Gastric torsion can occur from overeating or stress.

History & Origin

The Rhodesian Ridgeback is native to South Africa.

The early dogs were known in different areas as Van Rooyen's, Lion Dogs,
Ridgebacks or Boer Hounds which were bred for 2 purposes:
hunting lions in a pak and keeping them at bay until the hunter came along
and trapped or shot the lion and staying at home
protecting the family while other household members were out hunting or farming.
They were also expected to hunt and kill small game
and keep wildlife out of the crops.

European settlers migrating to Africa bought along farm stock
as well as their dogs which exhibited qualitites of herding, guarding,
protection and hunting game.
From this gene pool part of the origin of the Rhodesian Ridgeback was established crossing
their dogs with the Hottentot tribe's jackal-like dog whose hair
along the spine turned backwards along the back.
These early crosses looked nothing like the Ridgebacks today.
The Ridgebacks were developed across the entirety of South Africa,
bred to suit the territory and game they hunted.

The hunters realised that the dogs which retained the ridge possessed
the courage and tenacity to survive the hunt.
They used several breeds with the Hottentot dogs
to gain an agile active dog with short sleek coats
which were capable of great endurance with a fair amount of speed.

The breed Standard which closely followed that of the Dalmation was written in 1922
and adopted by the Kennel Union in 1924.
In 1932 the first exports landed in England, America in 1945 and Australia in 1967.


Breed Standard

General Appearance:

The Rhodesian Ridgeback should represent a well balanced, strong, muscular,
agile and active dog, symmetrical in outline and capable of
great endurance with a fair amount of speed.
The emphasis is on agility, elegance and soundness
with no tendency towards massiveness.

The peculiarity of the breed is the ridge on the back,
which is formed by the hair growing in the opposite direction
to the rest of the coat.

Characteristics

The ridge is the escutcheon of the breed.
The ridge must be clearly defined, symmetrical
and tapering towards the haunch.
It must start immediately behind the shoulders
and continue to the hip (haunches) bones.
The ridge must contain only two crowns,
identical and opposite each other.
The lower edges of the crowns must not extend further down
the ridge than one-third of its length.
A good average width of the ridge is 5 cm (2ins).

Head And Skull - Cranial Region Skull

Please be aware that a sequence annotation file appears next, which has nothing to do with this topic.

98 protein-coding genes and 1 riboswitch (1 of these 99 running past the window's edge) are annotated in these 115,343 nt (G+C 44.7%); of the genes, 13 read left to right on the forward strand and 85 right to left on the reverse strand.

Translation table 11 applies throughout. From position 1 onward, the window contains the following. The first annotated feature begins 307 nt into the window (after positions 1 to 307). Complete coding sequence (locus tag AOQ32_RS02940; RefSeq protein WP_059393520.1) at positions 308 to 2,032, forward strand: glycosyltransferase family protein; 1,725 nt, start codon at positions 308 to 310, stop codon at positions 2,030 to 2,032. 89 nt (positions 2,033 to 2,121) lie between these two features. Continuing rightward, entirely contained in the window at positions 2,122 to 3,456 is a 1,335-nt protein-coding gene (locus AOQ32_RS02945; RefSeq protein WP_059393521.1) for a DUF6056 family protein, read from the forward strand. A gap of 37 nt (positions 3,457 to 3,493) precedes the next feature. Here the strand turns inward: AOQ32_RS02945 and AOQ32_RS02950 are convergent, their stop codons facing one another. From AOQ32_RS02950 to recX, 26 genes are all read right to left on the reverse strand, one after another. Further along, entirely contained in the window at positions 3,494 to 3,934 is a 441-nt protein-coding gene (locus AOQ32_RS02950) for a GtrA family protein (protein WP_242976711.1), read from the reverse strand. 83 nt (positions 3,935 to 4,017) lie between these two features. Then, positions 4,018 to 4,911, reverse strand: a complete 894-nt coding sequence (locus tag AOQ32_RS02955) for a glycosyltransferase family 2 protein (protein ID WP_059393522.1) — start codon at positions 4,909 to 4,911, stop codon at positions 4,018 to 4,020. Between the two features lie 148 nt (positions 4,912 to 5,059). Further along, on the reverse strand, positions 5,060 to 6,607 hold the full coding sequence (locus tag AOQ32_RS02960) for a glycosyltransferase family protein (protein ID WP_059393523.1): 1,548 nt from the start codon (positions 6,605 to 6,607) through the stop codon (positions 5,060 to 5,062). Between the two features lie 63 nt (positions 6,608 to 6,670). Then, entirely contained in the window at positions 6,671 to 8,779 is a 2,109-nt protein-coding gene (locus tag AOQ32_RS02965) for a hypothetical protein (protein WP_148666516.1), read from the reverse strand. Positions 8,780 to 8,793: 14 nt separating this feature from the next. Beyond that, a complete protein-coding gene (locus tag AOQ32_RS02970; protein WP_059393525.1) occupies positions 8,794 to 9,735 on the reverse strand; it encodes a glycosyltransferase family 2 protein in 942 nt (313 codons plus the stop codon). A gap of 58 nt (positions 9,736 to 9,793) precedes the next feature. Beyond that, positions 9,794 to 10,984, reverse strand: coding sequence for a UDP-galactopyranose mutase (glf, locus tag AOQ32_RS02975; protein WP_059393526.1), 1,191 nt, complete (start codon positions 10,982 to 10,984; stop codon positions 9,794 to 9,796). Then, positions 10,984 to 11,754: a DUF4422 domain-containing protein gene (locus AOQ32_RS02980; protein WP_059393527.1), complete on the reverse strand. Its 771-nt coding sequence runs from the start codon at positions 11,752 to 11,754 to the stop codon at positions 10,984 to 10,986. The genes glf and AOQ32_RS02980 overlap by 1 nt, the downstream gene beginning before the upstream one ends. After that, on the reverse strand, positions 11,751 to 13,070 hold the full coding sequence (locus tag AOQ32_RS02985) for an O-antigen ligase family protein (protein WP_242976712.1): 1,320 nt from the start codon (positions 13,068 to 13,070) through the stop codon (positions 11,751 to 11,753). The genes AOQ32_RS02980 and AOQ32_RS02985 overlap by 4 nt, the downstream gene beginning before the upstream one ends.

- Should be of a fair length (width of head between ears,
distance from occiput to stop, stop to end of nose, should be equal),
flat and broad between the ears;
the head should be free from wrinkles when in repose.

Stop - Should be reasonably well defined and not in one straight line
from the nose to the occipital bone.

Facial Region - Nose

- Should be black or brown.
A black nose should be accompanied by dark eyes,
a brown nose by amber eyes.

Muzzle

Should be long, deep and powerful.

Lips

Should be clean, closely fitting the jaws.

Cheeks

Should be clean.

Eyes: Should be moderately well apart, round, bright and sparkling,
with intelligent expression,
their colour harmonising with the colour of the coat.

Ears should be set rather high, of medium size, rather wide at base
and gradually tapering to a rounded point.
They should be carried close to the head.

Mouth

Jaws strong with a perfect and complete scissor bite,
i.e. the upper teeth closely overlapping the lower teeth and set square to the jaws.
The teeth must be well developed, especially the canines or holders.

Neck: Should be fairly long, strong and free from throatiness.

Forequarters

The forelegs should be perfectly straight, strong and well boned,
with the elbows close to the body.
When viewed from the side, the forelegs should be wider
than viewed from the front.
Pasterns should be strong with slight spring.

Shoulders - Should be sloping, clean and muscular, denoting speed.

Body

Back - Powerful. Loins - Strong, muscular and slightly arched.

Chest - Should not be too wide, but very deep and capacious;
the brisket should reach to the elbow.

Forechest

Should be visible when viewed from the side.

Ribs

Moderately well sprung, never rounded like barrel-hoops.

Hindquarters

In the hind legs the muscles should be clean and well defined
with good turn of stifle and strong hocks well let down.

Feet

Should be compact and round with well arched toes and tough,
elastic pads, protected by hair between the toes and pads.

Tail

Should be strong at the root and gradually tapering towards the end,
free from coarseness. It should be of moderate length.
It should not be attached too high nor too low and
should be carried with a slight curve upwards, never curled.

Gait/Movement

Straight forward, free and active.

Coat

Hair - Should be short and dense, sleek and glossy in appearance but neither woolly nor silky.

Colour

Light wheaten to red wheaten.
A little white on the chest and toes is permissible,
but excessive white hairs here, on belly or above toes is undesirable.
A dark muzzle and ears permissible.
Excessive black hairs throughout the coat are highly undesirable.

Sizes:

The desirable heights are: Dogs 63 cm (25 ins) to 69cm (27 ins) Bitches 61cm (24 ins) to 66cm (26 ins)

Weight

The desirable weights are: Dogs 36.5kg (80lbs) Bitches 32 kg (70lbs)

Faults:

Any departure from the foregoing points should be considered a fault
and the seriousness with which the fault should be
regarded should be in exact proportions to its degree.
Notes: Male animals should have two apparently normally developed testicles fully descended.

Back to Home/Index Page